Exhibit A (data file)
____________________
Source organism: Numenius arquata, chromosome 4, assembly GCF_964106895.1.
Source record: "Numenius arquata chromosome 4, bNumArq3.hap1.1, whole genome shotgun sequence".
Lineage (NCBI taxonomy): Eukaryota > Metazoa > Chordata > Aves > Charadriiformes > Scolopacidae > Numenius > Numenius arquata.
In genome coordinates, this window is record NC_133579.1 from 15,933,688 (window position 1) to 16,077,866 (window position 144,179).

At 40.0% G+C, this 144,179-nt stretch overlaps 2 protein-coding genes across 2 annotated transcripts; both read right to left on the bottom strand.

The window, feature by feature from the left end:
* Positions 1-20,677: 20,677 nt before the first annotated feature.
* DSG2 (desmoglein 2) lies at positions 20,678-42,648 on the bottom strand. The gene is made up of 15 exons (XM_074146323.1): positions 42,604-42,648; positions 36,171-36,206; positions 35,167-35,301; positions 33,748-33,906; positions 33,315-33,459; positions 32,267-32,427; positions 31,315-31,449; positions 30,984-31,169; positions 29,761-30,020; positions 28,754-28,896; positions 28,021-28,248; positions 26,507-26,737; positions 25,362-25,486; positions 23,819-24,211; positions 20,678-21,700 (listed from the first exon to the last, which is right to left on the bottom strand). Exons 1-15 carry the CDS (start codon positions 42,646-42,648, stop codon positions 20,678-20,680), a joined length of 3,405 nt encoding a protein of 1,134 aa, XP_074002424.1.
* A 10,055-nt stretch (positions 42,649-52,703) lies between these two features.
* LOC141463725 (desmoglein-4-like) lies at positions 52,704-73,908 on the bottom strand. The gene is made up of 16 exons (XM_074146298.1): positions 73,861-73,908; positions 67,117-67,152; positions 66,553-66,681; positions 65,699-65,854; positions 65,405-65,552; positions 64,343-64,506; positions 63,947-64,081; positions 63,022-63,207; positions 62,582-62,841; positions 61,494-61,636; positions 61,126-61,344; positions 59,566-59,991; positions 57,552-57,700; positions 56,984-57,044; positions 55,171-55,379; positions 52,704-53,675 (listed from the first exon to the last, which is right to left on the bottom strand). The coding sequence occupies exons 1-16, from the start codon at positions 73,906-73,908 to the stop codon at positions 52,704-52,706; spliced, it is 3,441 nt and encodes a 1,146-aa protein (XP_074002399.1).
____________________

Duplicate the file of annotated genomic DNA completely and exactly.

Source organism: Numenius arquata, chromosome 4, assembly GCF_964106895.1.
Source record: "Numenius arquata chromosome 4, bNumArq3.hap1.1, whole genome shotgun sequence".
Lineage (NCBI taxonomy): Eukaryota > Metazoa > Chordata > Aves > Charadriiformes > Scolopacidae > Numenius > Numenius arquata.
In genome coordinates, this window is record NC_133579.1 from 15,933,688 (window position 1) to 16,077,866 (window position 144,179).

At 40.0% G+C, this 144,179-nt stretch overlaps 2 protein-coding genes across 2 annotated transcripts; both read right to left on the bottom strand.

The window, feature by feature from the left end:
* Positions 1-20,677: 20,677 nt before the first annotated feature.
* DSG2 (desmoglein 2) lies at positions 20,678-42,648 on the bottom strand. The gene is made up of 15 exons (XM_074146323.1): positions 42,604-42,648; positions 36,171-36,206; positions 35,167-35,301; positions 33,748-33,906; positions 33,315-33,459; positions 32,267-32,427; positions 31,315-31,449; positions 30,984-31,169; positions 29,761-30,020; positions 28,754-28,896; positions 28,021-28,248; positions 26,507-26,737; positions 25,362-25,486; positions 23,819-24,211; positions 20,678-21,700 (listed from the first exon to the last, which is right to left on the bottom strand). Exons 1-15 carry the CDS (start codon positions 42,646-42,648, stop codon positions 20,678-20,680), a joined length of 3,405 nt encoding a protein of 1,134 aa, XP_074002424.1.
* A 10,055-nt stretch (positions 42,649-52,703) lies between these two features.
* LOC141463725 (desmoglein-4-like) lies at positions 52,704-73,908 on the bottom strand. The gene is made up of 16 exons (XM_074146298.1): positions 73,861-73,908; positions 67,117-67,152; positions 66,553-66,681; positions 65,699-65,854; positions 65,405-65,552; positions 64,343-64,506; positions 63,947-64,081; positions 63,022-63,207; positions 62,582-62,841; positions 61,494-61,636; positions 61,126-61,344; positions 59,566-59,991; positions 57,552-57,700; positions 56,984-57,044; positions 55,171-55,379; positions 52,704-53,675 (listed from the first exon to the last, which is right to left on the bottom strand). The coding sequence occupies exons 1-16, from the start codon at positions 73,906-73,908 to the stop codon at positions 52,704-52,706; spliced, it is 3,441 nt and encodes a 1,146-aa protein (XP_074002399.1).